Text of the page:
New DSS director looking forward to working with SC families
S.C. Gov. Henry McMaster’s pick for the first state Child Advocate cleared a major hurdle to confirmation Monday, but not before facing questions about whether she can be an effective watchdog of the embattled child-welfare agency that employed her for 14 years.
Answering those concerns, Amanda Whittle said fighting for children’s rights has been her “ultimate” career goal.
“Any relationship I have with someone is second to doing the right thing,” she said.
The panel of state senators voted unanimously Monday, with one senator abstaining, to recommend confirming Whittle tothe position of State Child Advocate.
The General Assembly created the position last year to ensure that children receive adequate protection and care from services offered by the Department of Social Services and other state agencies.
The 47-year-old Aiken County resident has worked the last 14 years as an attorney with Social Services representing the agency in civil litigation and in adoption matters, as well as other issues. She was one of three candidates recommended to the governor by the Joint Citizens and Legislative Committee on Children.
Prior to joining Social Services, Whittle spent 10 years in private practice, mostly in Family Court, and is certified as a Child Welfare Law Specialist by the National Association of Counsel for Children.
But her ties to Social Services prompted some senators Monday to question whether Whittle would serve as an effective, independent watchdog.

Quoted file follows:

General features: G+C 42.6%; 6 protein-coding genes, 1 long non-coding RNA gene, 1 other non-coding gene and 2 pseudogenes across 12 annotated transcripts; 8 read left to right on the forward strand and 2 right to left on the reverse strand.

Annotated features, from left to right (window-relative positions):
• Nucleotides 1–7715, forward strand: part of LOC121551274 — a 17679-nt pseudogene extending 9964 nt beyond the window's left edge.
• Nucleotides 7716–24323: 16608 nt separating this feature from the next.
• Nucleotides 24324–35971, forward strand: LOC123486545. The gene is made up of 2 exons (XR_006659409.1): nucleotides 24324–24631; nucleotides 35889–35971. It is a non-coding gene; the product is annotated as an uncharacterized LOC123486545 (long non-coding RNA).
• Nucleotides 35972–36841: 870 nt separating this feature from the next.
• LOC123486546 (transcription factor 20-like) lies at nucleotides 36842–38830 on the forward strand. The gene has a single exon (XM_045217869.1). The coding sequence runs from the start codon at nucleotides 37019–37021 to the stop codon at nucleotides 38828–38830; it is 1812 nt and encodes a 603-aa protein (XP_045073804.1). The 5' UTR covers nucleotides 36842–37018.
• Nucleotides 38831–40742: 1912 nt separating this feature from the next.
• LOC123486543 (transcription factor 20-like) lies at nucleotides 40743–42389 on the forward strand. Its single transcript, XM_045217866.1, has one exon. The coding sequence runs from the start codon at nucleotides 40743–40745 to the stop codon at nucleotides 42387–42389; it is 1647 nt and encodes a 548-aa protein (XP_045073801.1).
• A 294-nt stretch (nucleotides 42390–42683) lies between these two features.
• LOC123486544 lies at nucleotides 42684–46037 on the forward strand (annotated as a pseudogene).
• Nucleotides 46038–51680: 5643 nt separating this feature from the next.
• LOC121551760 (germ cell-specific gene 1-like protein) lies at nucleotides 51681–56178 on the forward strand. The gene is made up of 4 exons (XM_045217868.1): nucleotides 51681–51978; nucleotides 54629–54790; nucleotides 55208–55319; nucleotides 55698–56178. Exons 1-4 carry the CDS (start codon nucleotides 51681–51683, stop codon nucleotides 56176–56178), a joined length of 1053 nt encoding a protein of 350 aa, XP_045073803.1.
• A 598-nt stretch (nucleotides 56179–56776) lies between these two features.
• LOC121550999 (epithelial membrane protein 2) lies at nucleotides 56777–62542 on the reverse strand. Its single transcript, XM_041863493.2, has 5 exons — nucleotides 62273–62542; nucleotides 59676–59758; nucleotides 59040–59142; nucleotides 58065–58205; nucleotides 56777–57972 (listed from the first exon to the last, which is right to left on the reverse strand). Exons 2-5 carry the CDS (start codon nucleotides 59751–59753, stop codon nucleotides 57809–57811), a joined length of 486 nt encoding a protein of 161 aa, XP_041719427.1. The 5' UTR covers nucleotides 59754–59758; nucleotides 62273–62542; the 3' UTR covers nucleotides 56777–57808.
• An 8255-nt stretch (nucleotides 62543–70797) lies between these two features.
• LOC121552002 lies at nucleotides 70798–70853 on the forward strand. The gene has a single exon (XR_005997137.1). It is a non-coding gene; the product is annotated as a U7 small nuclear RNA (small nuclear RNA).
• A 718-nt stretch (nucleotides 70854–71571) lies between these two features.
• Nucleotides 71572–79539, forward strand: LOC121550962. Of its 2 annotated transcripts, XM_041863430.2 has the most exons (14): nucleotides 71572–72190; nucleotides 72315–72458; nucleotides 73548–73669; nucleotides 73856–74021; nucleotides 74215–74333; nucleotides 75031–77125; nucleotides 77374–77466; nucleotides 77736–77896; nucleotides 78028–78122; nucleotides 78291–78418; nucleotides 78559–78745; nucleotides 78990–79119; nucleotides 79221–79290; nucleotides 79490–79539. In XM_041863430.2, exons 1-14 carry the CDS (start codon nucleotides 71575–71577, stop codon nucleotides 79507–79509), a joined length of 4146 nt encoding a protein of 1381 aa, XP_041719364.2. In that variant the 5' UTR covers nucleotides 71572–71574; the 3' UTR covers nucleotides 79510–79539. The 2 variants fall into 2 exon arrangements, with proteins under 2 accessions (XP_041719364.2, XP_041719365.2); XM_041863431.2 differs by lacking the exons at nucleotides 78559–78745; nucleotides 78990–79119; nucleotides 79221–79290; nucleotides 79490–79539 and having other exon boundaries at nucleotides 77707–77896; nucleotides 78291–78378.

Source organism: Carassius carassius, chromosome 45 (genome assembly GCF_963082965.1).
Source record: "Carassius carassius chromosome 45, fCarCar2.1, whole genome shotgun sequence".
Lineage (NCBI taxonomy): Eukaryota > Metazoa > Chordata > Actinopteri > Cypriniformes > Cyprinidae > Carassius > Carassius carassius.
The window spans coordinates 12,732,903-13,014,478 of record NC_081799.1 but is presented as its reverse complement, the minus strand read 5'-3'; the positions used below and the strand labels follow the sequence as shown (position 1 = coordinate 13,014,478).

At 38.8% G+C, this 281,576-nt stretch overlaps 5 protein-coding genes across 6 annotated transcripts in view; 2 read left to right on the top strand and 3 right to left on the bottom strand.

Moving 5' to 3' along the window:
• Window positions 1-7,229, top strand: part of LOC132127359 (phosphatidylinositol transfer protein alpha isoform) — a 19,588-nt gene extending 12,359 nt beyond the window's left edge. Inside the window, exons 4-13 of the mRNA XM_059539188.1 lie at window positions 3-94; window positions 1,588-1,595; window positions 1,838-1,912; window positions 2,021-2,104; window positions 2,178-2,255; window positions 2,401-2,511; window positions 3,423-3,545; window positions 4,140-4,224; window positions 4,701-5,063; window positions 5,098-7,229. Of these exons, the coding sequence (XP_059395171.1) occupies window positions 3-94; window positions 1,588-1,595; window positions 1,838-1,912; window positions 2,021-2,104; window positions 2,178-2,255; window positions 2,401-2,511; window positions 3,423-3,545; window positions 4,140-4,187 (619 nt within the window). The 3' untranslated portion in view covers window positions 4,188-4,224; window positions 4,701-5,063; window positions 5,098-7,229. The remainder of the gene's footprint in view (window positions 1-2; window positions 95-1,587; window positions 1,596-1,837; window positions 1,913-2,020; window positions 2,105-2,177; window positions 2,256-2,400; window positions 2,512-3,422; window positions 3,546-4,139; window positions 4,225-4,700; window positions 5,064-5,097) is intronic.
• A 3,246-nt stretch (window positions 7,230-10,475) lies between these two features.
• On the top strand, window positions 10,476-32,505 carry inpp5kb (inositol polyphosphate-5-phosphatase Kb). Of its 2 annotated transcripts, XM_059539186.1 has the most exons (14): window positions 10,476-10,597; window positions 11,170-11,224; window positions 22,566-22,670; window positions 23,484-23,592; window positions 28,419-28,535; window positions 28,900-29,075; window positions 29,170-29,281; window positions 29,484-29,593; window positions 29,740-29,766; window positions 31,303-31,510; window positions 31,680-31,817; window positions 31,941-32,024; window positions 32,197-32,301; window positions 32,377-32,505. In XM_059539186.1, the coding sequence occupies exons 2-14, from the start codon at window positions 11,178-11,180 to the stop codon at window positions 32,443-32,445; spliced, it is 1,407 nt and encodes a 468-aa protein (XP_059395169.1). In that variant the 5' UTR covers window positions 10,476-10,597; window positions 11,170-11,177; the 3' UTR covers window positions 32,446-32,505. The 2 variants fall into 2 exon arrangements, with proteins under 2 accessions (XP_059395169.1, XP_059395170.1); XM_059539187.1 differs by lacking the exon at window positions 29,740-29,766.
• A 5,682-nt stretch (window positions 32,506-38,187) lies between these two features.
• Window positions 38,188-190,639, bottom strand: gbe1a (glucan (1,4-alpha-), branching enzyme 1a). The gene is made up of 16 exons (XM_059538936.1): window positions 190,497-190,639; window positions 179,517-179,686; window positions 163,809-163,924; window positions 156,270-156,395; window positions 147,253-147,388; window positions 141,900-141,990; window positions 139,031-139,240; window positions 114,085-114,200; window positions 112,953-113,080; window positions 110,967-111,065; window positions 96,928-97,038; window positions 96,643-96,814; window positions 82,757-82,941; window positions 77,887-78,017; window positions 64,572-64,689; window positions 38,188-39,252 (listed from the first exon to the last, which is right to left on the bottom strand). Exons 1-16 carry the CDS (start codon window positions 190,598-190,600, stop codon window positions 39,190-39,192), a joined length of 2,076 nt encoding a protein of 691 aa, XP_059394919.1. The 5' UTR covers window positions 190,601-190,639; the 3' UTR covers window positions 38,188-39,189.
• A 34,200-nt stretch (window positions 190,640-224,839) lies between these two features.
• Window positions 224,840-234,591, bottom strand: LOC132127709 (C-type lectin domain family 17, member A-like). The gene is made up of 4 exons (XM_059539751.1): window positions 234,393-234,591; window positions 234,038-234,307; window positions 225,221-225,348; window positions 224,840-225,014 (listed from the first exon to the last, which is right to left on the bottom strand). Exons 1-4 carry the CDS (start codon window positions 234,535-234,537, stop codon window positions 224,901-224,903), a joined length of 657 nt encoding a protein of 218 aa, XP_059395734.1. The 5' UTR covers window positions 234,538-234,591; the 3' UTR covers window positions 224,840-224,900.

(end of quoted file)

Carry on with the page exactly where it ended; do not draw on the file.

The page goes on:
State Sen. Wes Climer, R-York, said he was concerned that Whittle “coming straight from DSS is tantamount to someone from Goldman Sachs running the (U.S. Securities and Exchange Commission),” and asked her to persuade him otherwise. “This is my concern, we’re appointing the fox to look after the hen house.”
Climer ultimately abstained from voting on advancing Whittle’s confirmation.
“I think if we don’t have a ... child advocate who has a high level of independence and a high level of fearlessness, then I think this will fail,” said state Sen. Thomas McElveen, D-Sumter, who voted to advance Whittle’s confirmation.
“I am well aware of the issues that are out there that need to be resolved,” Whittle told the senators, adding, “But at the end of the day I know there’s work that needs to be done, and that work will involve changes with DSS.”
Whittle said one of her “greatest joys” working as an attorney for Social Services has been working on a 2015 federal class-action lawsuit that said a lack of basic health care and other services endangered children while under the care of the Social Services agency.
“I was not happy about the agency being sued, but I have been very excited and hopeful about what the lawsuit can bring,” she said. “I think we need to go from a culture of blaming to a culture of collaborating,” as well as accountability and transparency, she added.
“That’s why I’m here today,” Whittle said. “And focus more on the little people than the adults.”
Whittle said representing families in cases against Social Services, while working as a family court lawyer, helped her represent Social Services better when she took that job. And representing the state will help her be a better child advocate. She wants to make the agency “a one-stop complaint shop” and resource for children and families across the state.
Whittle’s broad professional legal experience, as well as her leadership roles on the state and local level, make her well qualified to help protect the state’s children, said McMaster, who nominated Whittle for the job, and state Sen. Katrina Shealy, R-Lexington, who chairs the committee vetting Whittle Monday.
“We need to be protecting our children. I feel like you are the right person to do this,” Shealy told Whittle.
Shealy says she expects the full Senate to confirm Whittle soon.